LUSAS Academic is used by universities, research institutes and teaching colleges worldwide for all types of finite element analysis work.
These case studies provide a number of illustrative uses of the software with the most recently added article at the top.
Mehrdad Bisadi, a PhD researcher at the University of Auckland, is using LUSAS to investigate the accuracy and reliability of the impact factors used to design and assess New Zealand rail bridges. The objective has been to fine-tune a LUSAS Bridge model prior to carrying out numerical modelling of the dynamic response of the viaduct for different train dynamic characteristics. A weigh-in-motion system measured the train characteristics during field monitoring. The measured data was then used to define the train configurations in the LUSAS software. Interactive Modal Dynamics analysis with LUSAS computed the dynamic response of the viaduct during train crossings. A comparison between the measured and simulated results showed that the LUSAS model accurately predicts observed displacements.
"The analytical power and design flexibility offered by the Finite Element Method (FEM) can be all too readily masked from the first time user by its apparent complexity. The steep learning curve can appear daunting when the method is first encountered, and FEM needs to be sensitively introduced, with carefully graded examples if students are not to be put off the subject completely. In this paper the author describes a strategy which he believes enables students to experience for themselves how beneficial FEM can be, whilst at the same time, warns them of the pitfalls and potential dangers".
"A combination of simple fabrication techniques and speedy site erection have made bolted endplates one of the most popular methods of connecting members in structural steelwork frames. Although simple in their use, bolted endplates are extremely complex in their analysis and behaviour. This paper reports on a Steel Construction Institute funded PhD research program which uses a combination of full scale testing and materially non-linear three dimensional finite element analyses (FEA) in order to investigate extended end plate beam-to-column connections".
See also the LUSAS Civil & Structural case study Beam / Column Moment Connection Research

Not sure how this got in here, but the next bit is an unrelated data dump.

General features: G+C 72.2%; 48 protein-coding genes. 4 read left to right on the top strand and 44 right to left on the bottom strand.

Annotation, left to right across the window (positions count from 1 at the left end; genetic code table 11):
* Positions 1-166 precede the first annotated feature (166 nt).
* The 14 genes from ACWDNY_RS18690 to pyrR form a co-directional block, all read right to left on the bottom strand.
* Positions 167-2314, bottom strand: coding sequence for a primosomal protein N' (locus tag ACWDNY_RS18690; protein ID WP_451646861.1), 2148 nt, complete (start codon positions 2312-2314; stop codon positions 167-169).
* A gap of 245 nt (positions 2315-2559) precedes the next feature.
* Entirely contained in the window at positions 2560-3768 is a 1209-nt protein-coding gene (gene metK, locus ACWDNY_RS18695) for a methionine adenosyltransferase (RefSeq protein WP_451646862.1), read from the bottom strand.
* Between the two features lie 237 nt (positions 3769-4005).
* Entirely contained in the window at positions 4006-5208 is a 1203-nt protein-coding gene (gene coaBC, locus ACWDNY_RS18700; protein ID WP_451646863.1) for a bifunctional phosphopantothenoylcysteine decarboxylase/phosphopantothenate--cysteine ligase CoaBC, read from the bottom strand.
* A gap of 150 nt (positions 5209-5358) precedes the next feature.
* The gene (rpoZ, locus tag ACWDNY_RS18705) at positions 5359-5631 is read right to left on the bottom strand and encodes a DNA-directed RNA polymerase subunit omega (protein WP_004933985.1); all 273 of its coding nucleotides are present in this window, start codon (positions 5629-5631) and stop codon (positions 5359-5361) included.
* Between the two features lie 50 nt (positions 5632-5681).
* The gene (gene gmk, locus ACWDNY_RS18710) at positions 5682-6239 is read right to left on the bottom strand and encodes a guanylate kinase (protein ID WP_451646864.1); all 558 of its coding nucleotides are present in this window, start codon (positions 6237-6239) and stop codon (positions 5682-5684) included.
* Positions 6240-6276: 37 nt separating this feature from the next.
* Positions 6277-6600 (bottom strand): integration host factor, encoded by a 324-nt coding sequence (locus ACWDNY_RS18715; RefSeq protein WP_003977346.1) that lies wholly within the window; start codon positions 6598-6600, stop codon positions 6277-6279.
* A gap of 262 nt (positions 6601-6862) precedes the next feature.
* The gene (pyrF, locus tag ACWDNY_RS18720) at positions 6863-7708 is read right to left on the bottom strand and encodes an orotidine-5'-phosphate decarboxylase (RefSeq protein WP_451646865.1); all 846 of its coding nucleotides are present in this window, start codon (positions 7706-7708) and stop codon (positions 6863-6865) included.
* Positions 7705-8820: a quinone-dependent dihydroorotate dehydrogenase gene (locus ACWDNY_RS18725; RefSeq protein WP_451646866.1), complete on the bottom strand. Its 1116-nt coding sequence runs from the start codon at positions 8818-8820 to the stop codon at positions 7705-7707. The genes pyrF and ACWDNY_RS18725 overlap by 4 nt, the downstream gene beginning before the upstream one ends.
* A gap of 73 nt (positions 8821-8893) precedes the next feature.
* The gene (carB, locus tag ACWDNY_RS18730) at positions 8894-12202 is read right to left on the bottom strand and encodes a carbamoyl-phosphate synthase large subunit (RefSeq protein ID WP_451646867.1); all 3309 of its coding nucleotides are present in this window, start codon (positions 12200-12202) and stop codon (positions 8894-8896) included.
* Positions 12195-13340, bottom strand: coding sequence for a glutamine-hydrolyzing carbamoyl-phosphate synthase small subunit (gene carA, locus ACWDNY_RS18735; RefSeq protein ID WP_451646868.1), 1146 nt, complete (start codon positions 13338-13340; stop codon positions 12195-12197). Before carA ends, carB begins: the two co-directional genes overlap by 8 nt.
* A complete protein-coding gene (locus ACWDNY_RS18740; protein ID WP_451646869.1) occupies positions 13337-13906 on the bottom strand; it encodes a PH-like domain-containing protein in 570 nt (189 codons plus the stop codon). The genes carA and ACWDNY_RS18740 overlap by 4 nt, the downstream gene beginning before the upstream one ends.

"Due to high stiffness and strength to weight ratios, composite sandwich is used increasingly in aerospace applications. The main drawback of sandwich structure is its low resistance to impact damage and the extent to which the strength of the structure is reduced under compressive loading. In this study, it is proposed that a continuum damage model is used to model crushing due to impact. The model describes the compressive behaviour of honeycombs made from materials that are prone to elastic buckling. The material behaviour in compression is described by a combination of three constitutive models namely elastic, continuum damage and inelastic strain accumulation. The model has been interfaced with LUSAS and is used to model “soft” impacts onto minimum gauge Nomex™ sandwich. The materials and dimensions are typical of sandwich panels found in commercial aircraft. Results from the LUSAS analysis are compared to experimental data and are found to compare well. The aim of this on-going project is to provide a means of evaluating impact damage for various honeycomb sandwiches".
Some example links to published academic papers citing LUSAS
The results of the analyses of three slabs using the grillage analogy (with various methods for approximating the equivalent grillage members properties) and finite element analysis are compared with theoretical solutions, where available. The examples demonstrate some of the disadvantages of using the grillage analogy for analysing slabs which can lead to erroneous results. It is concluded that the use of finite element analysis is preferred and that the use of the grillage method should be avoided.
Online searching for academic and commercial papers citing LUSAS